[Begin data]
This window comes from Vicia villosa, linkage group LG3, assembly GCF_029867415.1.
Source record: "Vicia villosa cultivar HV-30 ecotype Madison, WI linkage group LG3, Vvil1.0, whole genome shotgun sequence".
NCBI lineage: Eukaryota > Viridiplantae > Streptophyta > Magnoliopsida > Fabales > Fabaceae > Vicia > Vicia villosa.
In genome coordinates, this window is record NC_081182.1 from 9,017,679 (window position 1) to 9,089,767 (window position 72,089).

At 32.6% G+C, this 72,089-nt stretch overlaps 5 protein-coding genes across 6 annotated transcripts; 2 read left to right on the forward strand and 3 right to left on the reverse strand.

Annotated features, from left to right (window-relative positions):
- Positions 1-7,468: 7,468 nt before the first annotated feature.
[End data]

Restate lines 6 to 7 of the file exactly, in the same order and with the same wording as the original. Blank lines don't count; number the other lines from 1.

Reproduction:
Annotated features, from left to right (window-relative positions):
- Positions 1-7,468: 7,468 nt before the first annotated feature.